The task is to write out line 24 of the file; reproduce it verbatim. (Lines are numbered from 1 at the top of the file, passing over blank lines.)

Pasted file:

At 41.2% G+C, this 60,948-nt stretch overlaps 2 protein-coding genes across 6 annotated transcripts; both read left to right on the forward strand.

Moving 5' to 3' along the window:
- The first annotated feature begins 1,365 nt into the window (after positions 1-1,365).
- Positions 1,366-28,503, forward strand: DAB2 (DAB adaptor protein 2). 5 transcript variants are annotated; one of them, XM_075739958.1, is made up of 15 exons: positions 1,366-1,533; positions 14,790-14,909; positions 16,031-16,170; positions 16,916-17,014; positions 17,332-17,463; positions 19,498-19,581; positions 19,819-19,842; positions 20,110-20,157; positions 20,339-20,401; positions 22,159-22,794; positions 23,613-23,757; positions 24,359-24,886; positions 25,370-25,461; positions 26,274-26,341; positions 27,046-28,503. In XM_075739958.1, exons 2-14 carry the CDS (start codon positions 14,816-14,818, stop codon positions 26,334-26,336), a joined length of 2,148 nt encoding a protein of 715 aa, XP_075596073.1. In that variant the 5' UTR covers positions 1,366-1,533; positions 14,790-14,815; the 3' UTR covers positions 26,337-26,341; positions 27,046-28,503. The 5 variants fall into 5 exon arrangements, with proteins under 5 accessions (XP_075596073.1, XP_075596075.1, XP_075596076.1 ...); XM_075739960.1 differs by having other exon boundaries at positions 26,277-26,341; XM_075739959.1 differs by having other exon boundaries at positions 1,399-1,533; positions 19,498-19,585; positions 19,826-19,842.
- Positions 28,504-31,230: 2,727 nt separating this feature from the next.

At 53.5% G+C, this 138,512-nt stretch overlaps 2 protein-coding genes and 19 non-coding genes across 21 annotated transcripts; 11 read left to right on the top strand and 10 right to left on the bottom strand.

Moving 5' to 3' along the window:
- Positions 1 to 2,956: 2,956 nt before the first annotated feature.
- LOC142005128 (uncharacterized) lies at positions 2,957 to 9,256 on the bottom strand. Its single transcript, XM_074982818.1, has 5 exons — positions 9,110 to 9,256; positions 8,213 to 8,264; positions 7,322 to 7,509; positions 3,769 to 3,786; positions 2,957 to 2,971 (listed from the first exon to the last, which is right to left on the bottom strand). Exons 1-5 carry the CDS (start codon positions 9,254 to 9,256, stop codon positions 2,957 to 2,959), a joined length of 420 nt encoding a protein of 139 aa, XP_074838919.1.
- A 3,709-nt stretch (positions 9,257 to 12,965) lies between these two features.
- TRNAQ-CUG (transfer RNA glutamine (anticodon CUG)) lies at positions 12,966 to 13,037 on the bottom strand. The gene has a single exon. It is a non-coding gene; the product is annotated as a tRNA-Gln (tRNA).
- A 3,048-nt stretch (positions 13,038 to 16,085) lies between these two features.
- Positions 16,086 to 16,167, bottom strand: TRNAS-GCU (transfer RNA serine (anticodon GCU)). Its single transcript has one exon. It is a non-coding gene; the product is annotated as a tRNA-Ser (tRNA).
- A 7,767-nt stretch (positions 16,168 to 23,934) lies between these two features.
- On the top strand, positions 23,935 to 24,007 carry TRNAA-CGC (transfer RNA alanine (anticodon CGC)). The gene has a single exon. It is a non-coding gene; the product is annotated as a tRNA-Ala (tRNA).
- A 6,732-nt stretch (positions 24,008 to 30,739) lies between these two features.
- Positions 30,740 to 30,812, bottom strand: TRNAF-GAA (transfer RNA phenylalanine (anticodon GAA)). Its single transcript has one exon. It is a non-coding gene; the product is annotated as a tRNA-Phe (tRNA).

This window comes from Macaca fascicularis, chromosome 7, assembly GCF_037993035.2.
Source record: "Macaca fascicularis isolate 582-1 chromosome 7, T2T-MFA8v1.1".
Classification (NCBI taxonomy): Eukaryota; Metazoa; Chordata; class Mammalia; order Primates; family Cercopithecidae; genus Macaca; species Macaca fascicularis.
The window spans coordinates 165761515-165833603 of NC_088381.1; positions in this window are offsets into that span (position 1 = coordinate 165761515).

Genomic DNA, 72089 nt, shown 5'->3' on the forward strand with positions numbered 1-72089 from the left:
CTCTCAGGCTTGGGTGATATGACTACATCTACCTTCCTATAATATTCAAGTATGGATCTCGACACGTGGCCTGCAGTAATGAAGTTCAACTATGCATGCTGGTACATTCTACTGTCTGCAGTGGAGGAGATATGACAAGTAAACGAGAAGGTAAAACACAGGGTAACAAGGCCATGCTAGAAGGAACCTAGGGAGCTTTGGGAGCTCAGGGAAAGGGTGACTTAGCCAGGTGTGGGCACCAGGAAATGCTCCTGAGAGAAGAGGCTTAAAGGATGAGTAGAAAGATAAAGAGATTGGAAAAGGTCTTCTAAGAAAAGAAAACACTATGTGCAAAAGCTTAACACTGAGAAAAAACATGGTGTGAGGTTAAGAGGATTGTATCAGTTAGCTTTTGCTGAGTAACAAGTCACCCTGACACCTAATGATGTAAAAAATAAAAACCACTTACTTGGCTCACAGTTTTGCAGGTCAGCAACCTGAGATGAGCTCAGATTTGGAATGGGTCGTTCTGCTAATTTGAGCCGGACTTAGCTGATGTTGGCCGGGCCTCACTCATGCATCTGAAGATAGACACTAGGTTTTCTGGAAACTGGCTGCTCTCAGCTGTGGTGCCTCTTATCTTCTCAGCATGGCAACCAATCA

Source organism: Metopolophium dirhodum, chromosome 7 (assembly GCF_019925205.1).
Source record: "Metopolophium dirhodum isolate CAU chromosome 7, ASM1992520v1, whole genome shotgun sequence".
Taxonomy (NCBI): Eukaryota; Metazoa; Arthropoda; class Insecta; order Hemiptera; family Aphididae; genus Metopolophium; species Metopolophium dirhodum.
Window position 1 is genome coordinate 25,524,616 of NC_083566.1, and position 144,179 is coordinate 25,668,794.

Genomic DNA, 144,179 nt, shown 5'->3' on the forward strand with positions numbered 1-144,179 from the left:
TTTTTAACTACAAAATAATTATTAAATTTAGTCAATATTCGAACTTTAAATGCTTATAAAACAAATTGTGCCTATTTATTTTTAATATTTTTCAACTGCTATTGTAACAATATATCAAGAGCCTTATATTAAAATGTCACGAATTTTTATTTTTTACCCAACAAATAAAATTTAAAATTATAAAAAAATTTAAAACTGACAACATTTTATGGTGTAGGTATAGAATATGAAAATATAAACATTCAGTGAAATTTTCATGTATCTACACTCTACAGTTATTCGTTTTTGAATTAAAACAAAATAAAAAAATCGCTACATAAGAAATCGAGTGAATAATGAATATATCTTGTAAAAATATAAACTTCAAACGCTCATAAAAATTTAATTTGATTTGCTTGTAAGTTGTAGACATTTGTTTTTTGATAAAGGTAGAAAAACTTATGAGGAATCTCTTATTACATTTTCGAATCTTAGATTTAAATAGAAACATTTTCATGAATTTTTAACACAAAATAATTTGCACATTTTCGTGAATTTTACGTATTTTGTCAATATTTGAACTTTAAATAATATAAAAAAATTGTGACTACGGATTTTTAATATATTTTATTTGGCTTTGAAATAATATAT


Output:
Source organism: Metopolophium dirhodum, chromosome 7 (assembly GCF_019925205.1).